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How To Refinance Your Home If Your Spouse or Partner Recently Passed Away

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The death of a spouse or partner is a painful, overwhelming experience. Quite apart from the emotional loss, it can be difficult to have to handle your finances suddenly on your own, including your home mortgage.

“When one homeowner dies, it becomes the responsibility of the surviving owner—who now owns the entire home and its value—to pay off the mortgage,” says Shelby McDaniels, channel director for corporate home lending at Chase.

While this is not an easy payment to face, remember that federal law prohibits lenders from requiring the surviving spouse to pay the entire mortgage amount due upon a spouse’s passing. A mortgage payment may seem insurmountable on only one income, but options are available to help ease that burden, such as refinancing your loan.

To lend a helping hand at this difficult time, we rounded up expert advice on everything on what to do if you find yourself suddenly on your own with a mortgage. If you’re considering the refinancing route as someone who recently faced loss, here’s what you need to know.

Why refinance?

Refinancing is an excellent option to consider if you choose to hold on to your property after the death of your spouse or partner.

Refinancing a mortgage generally saves you money if you have good credit, usually when the current mortgage interest rates are lower than your current rate. And by locking in a better interest rate—or extending the term of the loan—refinancing a mortgage will reduce payments.

To see how much money you might be able to shave off your current mortgage payments, crunch the numbers on an online refinance calculator. Remember, though, that even if your mortgage payment goes down only, say, $50 per month after refinancing, that savings will seriously add up over a 30-year loan.

Find out if you are on the mortgage or deed

“Typically, one cannot refinance on a home if they haven’t been on the deed as an owner for a period of time, typically six months,” says Dirk Hellige, a mortgage loan originator and the preferred lender for Realty ONE Group, based in West Des Moines, IA.

So if you want to remain in the home and are on the title, you can pursue qualifying for a new mortgage. If you are unsure of your status, locate the original title or deed to the property as well as the mortgage paperwork.

If you are the surviving spouse and were not included on the original mortgage or title, you have the rights to the property unless otherwise stated in a will.

But what if you are a surviving unmarried partner who isn’t listed on the mortgage or title, and there is no will leaving the property to you? In that case, you’ll need to provide evidence of your claim on the property to the lender, or the home will be at risk of foreclosure.

A partner will need to establish something called “beneficial interest.” For example, you can usually establish beneficial interest if you helped foot the mortgage payments or paid for the home’s upkeep.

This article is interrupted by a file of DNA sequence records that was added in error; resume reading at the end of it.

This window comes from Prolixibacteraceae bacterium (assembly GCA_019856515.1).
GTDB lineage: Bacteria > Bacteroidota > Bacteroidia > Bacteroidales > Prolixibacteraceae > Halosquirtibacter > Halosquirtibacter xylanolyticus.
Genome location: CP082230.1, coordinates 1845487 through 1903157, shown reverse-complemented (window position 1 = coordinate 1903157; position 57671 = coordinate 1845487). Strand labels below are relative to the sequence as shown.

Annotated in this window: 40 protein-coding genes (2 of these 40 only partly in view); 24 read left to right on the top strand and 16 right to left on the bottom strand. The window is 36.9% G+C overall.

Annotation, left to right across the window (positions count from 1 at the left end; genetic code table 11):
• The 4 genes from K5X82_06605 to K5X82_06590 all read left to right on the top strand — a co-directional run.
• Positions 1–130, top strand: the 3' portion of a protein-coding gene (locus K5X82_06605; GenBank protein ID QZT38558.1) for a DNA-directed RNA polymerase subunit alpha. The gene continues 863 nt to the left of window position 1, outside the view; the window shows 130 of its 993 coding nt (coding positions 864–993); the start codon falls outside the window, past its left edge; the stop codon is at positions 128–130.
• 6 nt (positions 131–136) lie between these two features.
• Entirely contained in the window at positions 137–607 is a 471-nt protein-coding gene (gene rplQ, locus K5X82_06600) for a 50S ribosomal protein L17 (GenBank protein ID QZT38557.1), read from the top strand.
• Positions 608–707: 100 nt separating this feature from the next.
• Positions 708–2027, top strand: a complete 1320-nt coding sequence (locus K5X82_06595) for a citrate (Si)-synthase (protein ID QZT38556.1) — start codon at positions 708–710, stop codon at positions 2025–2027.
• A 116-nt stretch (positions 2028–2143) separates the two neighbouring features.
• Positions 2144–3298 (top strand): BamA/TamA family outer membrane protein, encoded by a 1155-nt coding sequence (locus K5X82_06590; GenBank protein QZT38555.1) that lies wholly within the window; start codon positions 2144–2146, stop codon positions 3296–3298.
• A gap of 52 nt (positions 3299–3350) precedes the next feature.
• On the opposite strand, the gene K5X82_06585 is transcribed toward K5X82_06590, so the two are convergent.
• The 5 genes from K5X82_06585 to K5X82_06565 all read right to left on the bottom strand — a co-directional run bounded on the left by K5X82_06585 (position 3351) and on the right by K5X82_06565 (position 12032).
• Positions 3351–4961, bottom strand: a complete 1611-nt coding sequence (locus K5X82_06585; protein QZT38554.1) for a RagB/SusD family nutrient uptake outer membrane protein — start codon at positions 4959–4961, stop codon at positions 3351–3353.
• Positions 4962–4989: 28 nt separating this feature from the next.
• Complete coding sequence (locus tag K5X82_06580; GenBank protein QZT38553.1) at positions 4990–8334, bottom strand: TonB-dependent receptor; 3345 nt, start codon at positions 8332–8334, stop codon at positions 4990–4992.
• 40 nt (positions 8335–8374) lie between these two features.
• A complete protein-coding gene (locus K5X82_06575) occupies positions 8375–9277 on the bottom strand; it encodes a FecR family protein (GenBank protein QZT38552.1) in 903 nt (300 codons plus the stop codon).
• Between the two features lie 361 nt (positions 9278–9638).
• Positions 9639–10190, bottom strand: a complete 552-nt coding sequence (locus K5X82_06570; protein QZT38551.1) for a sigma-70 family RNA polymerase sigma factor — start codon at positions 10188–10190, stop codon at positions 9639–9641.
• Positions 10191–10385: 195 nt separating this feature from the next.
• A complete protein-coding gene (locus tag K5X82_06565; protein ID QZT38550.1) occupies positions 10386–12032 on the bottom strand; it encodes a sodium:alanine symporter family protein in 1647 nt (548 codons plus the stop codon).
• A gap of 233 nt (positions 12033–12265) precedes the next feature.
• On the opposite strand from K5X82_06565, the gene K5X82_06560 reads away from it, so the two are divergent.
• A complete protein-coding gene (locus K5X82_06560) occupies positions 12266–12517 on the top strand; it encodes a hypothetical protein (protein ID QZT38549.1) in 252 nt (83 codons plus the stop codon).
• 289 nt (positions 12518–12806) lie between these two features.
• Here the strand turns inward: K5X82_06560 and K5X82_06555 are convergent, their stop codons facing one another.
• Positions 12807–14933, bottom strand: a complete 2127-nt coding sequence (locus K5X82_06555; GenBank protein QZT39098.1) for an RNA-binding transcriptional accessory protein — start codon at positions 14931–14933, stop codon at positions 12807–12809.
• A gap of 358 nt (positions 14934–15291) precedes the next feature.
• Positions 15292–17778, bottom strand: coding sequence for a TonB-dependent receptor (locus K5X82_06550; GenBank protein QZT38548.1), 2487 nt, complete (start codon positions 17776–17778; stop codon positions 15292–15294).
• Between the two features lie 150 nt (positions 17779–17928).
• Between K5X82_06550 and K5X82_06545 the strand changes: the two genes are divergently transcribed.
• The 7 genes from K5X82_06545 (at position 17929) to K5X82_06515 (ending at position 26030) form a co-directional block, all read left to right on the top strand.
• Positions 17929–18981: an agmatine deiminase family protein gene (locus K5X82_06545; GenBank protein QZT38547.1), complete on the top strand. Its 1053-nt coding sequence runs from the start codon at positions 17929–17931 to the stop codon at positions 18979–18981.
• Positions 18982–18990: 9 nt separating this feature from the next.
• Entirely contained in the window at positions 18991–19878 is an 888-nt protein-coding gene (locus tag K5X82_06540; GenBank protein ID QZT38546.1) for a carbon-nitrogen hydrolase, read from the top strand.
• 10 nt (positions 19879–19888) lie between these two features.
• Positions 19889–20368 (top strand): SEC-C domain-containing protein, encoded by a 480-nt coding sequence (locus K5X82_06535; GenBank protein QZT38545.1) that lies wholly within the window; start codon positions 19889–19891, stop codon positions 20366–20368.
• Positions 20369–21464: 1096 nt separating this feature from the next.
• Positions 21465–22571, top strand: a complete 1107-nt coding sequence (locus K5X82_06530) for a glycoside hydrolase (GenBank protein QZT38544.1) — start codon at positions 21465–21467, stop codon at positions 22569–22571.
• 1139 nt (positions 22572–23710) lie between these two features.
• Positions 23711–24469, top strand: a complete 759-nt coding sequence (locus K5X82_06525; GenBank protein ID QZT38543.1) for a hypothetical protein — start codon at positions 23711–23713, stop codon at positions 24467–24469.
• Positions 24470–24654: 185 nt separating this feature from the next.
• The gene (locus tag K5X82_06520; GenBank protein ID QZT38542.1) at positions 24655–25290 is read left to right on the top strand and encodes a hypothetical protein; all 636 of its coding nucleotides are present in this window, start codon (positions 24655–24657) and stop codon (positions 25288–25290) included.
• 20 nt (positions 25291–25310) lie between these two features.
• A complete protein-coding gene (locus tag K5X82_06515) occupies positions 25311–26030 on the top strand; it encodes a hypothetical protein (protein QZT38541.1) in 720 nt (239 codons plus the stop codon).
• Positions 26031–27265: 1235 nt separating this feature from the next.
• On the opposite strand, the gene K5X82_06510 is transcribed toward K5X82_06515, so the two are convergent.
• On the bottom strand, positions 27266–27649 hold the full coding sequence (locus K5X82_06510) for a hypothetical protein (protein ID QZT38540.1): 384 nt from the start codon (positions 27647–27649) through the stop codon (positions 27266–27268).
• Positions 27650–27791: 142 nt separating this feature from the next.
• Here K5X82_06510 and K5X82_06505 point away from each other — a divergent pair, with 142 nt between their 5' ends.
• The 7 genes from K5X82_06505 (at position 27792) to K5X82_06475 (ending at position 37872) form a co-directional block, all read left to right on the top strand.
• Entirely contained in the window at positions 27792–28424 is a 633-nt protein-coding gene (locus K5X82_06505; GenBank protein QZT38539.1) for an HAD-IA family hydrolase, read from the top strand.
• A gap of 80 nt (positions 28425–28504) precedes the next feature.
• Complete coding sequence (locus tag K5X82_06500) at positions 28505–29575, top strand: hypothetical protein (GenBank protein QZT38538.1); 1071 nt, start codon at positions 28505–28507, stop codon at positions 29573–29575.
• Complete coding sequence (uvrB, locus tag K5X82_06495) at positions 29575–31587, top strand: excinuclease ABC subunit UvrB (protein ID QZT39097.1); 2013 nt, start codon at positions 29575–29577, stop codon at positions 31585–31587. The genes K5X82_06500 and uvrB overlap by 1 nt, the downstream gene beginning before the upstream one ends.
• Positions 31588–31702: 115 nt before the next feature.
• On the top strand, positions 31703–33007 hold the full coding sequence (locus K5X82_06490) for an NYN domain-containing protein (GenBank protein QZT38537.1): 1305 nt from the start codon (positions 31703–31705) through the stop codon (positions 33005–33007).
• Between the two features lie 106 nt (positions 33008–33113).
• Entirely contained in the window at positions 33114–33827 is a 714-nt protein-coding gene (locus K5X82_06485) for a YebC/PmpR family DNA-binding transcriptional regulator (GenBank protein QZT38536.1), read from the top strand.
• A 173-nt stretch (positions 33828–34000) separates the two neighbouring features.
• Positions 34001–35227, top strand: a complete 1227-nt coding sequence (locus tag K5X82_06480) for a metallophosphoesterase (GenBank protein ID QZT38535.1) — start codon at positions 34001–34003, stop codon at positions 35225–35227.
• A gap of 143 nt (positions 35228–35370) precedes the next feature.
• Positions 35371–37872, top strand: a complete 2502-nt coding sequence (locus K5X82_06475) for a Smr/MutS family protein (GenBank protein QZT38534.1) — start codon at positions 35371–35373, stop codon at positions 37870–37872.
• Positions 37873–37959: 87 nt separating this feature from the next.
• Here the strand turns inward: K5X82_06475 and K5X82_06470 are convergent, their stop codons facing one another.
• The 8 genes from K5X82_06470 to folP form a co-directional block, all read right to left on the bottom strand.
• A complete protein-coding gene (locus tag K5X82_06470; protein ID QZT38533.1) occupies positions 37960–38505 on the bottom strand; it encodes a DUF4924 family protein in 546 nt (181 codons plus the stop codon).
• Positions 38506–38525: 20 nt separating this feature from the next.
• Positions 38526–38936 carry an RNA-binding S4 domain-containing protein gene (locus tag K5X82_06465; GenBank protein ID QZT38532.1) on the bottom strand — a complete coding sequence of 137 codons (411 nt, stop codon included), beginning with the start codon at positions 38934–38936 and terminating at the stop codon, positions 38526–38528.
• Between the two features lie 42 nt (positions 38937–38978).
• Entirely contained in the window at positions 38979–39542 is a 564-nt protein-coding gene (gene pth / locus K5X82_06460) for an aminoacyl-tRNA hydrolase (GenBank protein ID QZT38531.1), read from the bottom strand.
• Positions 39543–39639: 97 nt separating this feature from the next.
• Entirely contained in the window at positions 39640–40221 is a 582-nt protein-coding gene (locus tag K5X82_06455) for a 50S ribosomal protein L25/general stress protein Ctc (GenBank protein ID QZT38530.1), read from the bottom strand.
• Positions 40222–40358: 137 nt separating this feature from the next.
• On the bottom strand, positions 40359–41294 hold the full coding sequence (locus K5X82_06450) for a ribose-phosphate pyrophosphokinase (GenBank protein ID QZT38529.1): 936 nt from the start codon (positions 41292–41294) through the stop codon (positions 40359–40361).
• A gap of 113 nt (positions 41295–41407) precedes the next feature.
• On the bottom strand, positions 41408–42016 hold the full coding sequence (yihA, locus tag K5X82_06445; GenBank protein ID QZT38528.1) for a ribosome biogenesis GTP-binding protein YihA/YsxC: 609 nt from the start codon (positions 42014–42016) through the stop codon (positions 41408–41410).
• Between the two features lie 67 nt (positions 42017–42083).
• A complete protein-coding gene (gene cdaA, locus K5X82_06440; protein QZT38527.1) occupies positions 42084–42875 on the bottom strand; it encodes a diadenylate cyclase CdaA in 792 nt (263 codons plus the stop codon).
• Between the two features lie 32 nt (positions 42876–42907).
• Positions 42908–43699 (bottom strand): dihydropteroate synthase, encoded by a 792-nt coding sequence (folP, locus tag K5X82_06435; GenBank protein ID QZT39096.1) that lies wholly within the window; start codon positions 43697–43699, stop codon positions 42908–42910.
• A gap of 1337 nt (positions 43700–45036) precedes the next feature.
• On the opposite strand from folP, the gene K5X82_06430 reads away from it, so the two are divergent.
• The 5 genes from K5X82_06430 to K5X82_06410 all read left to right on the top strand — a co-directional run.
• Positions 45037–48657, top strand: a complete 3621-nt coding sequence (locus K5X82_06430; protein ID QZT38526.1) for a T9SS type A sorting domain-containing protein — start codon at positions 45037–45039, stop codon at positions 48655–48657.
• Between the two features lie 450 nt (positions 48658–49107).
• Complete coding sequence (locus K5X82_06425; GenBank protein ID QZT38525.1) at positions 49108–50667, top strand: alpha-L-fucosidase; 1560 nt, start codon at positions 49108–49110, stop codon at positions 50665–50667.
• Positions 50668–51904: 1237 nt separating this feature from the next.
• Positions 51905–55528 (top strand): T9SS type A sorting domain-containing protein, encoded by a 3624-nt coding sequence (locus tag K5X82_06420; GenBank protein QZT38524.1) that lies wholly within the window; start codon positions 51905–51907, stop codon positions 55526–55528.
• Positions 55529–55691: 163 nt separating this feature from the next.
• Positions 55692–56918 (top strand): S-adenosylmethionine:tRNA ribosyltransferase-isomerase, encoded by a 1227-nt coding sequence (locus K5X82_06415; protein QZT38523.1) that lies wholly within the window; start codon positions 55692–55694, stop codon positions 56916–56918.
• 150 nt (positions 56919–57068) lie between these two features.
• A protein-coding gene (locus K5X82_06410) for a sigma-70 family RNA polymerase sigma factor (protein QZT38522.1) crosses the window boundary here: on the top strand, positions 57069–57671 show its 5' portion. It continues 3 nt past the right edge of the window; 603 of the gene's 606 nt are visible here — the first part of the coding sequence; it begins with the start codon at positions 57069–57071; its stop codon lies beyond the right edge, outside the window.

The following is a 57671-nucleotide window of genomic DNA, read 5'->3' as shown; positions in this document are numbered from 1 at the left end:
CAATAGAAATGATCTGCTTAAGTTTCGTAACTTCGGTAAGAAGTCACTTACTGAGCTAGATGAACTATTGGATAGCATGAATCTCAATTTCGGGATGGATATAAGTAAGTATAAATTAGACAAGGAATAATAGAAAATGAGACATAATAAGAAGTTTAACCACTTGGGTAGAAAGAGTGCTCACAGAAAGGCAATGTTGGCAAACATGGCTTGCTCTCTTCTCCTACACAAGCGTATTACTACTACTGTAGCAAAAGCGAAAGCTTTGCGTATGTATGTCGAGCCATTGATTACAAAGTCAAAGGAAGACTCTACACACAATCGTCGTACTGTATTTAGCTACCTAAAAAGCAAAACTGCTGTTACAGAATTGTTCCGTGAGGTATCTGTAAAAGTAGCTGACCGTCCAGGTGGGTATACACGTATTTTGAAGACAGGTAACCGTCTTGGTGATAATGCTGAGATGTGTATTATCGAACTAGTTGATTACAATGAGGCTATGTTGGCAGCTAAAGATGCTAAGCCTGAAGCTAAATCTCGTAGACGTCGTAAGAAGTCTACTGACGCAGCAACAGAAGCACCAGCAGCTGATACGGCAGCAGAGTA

In both cases, start the process by notifying the lender that the spouse or partner on the mortgage passed away.

Check your financial fitness 

Before pursuing refinancing, sit down with your bills and go over your budget.

“To qualify for a home, you must show income of some kind and documentation proving that income,” says Hellige. “Be prepared by knowing your income situation, your retirement account balances, checking/savings account balances, credit situation, and the details of debts you carry.”

“A homeowner should ensure that they can afford the mortgage payments with just their income when planning to refinance,” adds McDaniels.

Qualifying for a refinance

If it looks as if you can qualify for the loan on your own, start by filling out a new financing application with proof of your income and assets. Consider applying for the new loan with the lender that currently holds the mortgage, as it will already have all the necessary information about the property.

“A lender will evaluate if a customer qualifies for the refinance based on their credit, debt-to-income ratio, and equity,” says McDaniels.

If it turns out your credit isn’t as great as you thought it was—or if you have too little income to qualify for the loan on your own—you may be able to use a co-signer, such as a family member. 

And if for some reason you aren’t comfortable with a lender at any time, never hesitate to consider a new one.

Cash-out refinance option

If you are on the mortgage and title and have significant equity in your home, you may want to consider a cash-out refinance.

“A cash-out refinance is a loan option that allows homeowners to replace their existing mortgage with a new one and take out equity from their property in the form of cash,” says McDaniels. “Customers refinance their loan for a larger amount than is owed, and the difference is paid to them in cash.”

These additional funds can help surviving owners afford new expenses that may pop up after the death of their loved ones. 

“Most lenders require at least 20% equity in a home to qualify for a cash-out refinance,” says McDaniels. “So get in touch with your lender to see if you qualify.”

The post How To Refinance Your Home If Your Spouse or Partner Recently Passed Away appeared first on Real Estate News & Insights | realtor.com®.

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